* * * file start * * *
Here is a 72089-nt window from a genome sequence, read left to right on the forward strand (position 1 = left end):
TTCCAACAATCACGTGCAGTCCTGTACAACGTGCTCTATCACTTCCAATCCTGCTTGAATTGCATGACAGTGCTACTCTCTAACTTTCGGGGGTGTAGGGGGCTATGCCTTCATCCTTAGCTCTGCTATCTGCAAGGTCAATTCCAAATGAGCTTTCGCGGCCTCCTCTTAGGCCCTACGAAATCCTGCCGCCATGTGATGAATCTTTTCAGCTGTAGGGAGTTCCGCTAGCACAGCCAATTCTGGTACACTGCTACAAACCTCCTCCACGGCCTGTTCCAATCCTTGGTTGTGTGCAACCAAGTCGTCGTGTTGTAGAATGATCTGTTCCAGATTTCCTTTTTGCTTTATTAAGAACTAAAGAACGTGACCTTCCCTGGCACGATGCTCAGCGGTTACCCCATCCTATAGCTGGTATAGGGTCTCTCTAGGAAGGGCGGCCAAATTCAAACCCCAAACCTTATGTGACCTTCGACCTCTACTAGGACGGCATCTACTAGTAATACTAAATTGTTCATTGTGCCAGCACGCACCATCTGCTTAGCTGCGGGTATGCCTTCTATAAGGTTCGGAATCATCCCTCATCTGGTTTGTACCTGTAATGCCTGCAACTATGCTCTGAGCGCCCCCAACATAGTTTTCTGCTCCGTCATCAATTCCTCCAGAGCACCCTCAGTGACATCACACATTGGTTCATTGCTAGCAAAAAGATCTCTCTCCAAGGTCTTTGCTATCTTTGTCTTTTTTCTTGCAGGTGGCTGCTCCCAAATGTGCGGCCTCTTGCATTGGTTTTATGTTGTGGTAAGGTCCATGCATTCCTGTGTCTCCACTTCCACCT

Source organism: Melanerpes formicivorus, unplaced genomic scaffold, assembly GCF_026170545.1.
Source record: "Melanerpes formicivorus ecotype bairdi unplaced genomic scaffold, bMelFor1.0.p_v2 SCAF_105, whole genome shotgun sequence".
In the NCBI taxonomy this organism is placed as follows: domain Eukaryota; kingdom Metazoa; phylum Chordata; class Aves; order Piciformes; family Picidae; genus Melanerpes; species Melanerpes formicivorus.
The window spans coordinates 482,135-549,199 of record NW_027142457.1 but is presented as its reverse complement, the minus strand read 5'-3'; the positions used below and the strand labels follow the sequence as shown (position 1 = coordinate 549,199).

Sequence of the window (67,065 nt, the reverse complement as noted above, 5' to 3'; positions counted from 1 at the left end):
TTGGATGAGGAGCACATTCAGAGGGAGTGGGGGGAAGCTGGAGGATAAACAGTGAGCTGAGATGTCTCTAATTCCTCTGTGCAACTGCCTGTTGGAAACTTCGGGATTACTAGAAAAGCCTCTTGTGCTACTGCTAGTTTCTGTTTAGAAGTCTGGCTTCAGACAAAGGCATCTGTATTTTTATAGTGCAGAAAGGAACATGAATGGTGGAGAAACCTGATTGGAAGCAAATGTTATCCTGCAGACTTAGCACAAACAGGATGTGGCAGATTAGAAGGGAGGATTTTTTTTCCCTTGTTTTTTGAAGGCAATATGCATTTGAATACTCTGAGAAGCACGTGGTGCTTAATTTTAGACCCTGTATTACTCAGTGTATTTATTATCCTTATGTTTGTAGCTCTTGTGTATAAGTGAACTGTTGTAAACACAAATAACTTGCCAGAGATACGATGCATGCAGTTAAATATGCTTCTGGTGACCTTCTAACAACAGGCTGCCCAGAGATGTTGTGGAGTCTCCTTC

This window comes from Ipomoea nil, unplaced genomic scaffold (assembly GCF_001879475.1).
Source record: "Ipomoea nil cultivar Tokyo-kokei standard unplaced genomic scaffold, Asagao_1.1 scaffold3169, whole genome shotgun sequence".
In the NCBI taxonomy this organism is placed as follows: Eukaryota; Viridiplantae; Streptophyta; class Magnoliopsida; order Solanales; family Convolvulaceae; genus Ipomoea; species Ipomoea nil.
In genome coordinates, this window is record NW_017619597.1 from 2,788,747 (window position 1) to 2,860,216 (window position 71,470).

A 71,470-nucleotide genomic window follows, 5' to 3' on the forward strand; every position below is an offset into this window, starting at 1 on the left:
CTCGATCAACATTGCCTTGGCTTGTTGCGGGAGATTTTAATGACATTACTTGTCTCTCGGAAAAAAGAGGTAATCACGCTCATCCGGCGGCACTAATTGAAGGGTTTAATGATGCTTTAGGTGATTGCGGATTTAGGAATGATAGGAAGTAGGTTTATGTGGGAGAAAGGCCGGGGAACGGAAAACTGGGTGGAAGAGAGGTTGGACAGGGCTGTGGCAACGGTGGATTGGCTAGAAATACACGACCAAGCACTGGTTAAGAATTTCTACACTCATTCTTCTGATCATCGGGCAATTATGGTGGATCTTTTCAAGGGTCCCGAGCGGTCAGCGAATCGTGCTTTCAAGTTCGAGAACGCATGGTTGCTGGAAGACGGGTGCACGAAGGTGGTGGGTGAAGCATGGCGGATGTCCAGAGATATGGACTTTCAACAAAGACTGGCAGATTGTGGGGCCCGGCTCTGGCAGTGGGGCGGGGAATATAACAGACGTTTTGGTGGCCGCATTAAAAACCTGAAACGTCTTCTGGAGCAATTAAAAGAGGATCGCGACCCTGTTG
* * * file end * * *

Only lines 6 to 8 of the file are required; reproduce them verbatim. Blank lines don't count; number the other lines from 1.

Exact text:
The window spans coordinates 482,135-549,199 of record NW_027142457.1 but is presented as its reverse complement, the minus strand read 5'-3'; the positions used below and the strand labels follow the sequence as shown (position 1 = coordinate 549,199).

Sequence of the window (67,065 nt, the reverse complement as noted above, 5' to 3'; positions counted from 1 at the left end):
TTGGATGAGGAGCACATTCAGAGGGAGTGGGGGGAAGCTGGAGGATAAACAGTGAGCTGAGATGTCTCTAATTCCTCTGTGCAACTGCCTGTTGGAAACTTCGGGATTACTAGAAAAGCCTCTTGTGCTACTGCTAGTTTCTGTTTAGAAGTCTGGCTTCAGACAAAGGCATCTGTATTTTTATAGTGCAGAAAGGAACATGAATGGTGGAGAAACCTGATTGGAAGCAAATGTTATCCTGCAGACTTAGCACAAACAGGATGTGGCAGATTAGAAGGGAGGATTTTTTTTCCCTTGTTTTTTGAAGGCAATATGCATTTGAATACTCTGAGAAGCACGTGGTGCTTAATTTTAGACCCTGTATTACTCAGTGTATTTATTATCCTTATGTTTGTAGCTCTTGTGTATAAGTGAACTGTTGTAAACACAAATAACTTGCCAGAGATACGATGCATGCAGTTAAATATGCTTCTGGTGACCTTCTAACAACAGGCTGCCCAGAGATGTTGTGGAGTCTCCTTC